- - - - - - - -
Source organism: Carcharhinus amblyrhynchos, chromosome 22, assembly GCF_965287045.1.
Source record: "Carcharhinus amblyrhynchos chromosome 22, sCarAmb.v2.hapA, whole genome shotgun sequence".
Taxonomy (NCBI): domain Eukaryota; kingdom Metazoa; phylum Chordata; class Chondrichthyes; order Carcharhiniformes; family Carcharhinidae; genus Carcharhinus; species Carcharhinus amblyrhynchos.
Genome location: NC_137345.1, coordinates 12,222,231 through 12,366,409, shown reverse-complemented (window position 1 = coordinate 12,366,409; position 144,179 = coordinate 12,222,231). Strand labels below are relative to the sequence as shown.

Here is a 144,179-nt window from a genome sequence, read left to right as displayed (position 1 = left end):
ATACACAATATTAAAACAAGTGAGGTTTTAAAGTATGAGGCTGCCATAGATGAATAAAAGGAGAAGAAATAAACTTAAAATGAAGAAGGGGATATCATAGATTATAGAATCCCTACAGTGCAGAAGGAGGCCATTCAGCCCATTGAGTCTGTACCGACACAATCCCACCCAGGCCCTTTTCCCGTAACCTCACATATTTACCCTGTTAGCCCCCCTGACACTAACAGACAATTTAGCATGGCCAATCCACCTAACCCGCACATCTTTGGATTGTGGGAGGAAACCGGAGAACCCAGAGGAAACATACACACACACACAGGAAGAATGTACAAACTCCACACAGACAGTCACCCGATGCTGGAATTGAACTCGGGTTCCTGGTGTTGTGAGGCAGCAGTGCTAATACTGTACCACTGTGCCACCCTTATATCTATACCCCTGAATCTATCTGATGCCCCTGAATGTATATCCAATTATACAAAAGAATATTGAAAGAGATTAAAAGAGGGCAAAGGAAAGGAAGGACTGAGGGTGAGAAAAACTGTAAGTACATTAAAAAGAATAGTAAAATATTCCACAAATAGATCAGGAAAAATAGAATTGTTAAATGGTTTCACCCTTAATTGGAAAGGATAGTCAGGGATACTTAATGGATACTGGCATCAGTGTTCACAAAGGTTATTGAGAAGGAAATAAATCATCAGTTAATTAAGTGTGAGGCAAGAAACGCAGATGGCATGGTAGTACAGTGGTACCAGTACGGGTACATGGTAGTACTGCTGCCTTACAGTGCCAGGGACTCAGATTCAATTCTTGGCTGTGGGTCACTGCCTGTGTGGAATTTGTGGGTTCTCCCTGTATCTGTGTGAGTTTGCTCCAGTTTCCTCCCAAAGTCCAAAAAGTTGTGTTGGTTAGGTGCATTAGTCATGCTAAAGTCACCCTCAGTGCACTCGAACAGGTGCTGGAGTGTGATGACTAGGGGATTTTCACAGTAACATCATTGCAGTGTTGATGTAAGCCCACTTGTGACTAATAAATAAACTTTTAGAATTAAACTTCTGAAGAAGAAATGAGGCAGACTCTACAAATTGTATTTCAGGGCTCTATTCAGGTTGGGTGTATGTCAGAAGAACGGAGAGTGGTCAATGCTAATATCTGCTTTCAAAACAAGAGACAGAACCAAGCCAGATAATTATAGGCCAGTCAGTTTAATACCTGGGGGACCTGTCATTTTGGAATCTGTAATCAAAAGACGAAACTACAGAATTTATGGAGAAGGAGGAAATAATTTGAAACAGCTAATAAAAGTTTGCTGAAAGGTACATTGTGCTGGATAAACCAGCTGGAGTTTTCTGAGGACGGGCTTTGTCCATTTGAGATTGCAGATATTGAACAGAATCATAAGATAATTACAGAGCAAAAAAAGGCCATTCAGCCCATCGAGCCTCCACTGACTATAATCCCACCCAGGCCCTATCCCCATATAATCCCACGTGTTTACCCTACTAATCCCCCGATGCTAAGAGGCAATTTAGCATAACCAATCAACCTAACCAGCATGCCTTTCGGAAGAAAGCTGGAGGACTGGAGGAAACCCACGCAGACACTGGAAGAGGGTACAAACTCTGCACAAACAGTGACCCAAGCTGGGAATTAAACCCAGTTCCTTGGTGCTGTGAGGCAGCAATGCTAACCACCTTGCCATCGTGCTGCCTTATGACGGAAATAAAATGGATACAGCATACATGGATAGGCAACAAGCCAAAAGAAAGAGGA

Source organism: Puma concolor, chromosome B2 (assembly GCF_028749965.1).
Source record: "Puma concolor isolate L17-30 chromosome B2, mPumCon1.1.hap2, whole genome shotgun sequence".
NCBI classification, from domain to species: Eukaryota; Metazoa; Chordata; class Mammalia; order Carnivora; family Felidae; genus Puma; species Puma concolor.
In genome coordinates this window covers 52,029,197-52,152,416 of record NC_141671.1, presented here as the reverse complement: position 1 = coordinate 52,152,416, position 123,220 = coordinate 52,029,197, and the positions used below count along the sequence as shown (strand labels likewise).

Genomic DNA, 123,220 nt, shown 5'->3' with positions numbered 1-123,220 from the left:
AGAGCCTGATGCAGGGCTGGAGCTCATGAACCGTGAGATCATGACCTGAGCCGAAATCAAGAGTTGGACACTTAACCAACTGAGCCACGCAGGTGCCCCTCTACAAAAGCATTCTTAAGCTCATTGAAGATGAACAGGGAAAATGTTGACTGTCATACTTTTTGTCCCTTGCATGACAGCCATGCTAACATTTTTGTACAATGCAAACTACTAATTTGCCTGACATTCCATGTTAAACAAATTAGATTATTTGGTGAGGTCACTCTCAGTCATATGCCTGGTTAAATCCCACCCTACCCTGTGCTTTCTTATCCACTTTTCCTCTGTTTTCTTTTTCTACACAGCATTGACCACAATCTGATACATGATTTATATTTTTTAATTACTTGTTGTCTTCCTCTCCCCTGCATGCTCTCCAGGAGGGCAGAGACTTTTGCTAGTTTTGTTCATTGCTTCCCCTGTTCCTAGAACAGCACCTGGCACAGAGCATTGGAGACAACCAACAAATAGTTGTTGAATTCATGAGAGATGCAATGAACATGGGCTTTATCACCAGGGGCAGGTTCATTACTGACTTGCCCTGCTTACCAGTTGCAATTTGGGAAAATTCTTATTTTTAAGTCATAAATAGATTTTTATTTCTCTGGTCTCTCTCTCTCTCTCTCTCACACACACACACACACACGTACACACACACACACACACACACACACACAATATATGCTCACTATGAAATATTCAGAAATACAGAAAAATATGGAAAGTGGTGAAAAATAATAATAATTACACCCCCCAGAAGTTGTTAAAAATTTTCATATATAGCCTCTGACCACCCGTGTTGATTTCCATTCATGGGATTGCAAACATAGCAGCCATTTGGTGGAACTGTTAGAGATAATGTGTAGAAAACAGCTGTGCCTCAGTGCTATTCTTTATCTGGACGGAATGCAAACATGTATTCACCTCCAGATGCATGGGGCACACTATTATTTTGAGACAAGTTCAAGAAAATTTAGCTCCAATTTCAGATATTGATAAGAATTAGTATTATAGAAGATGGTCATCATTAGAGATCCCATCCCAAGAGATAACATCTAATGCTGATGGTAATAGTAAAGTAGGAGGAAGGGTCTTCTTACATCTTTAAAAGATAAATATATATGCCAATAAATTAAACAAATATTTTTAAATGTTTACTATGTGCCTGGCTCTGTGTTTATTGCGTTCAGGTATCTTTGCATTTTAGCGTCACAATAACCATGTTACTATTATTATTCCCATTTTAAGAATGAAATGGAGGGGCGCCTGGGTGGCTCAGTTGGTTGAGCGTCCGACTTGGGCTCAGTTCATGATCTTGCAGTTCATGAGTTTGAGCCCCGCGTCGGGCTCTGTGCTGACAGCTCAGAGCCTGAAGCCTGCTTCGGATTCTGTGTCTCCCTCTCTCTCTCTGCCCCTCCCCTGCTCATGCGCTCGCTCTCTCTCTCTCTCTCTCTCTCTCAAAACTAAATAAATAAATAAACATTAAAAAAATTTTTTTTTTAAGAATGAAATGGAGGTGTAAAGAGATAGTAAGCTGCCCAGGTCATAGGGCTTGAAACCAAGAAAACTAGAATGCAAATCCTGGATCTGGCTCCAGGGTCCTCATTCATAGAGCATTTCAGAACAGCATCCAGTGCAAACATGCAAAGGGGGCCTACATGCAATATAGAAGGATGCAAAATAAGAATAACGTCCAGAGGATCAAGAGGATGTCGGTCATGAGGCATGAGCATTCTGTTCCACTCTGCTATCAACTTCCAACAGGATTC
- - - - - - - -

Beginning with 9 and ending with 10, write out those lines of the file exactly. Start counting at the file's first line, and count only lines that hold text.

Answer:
NCBI classification, from domain to species: Eukaryota; Metazoa; Chordata; class Mammalia; order Carnivora; family Felidae; genus Puma; species Puma concolor.
In genome coordinates this window covers 52,029,197-52,152,416 of record NC_141671.1, presented here as the reverse complement: position 1 = coordinate 52,152,416, position 123,220 = coordinate 52,029,197, and the positions used below count along the sequence as shown (strand labels likewise).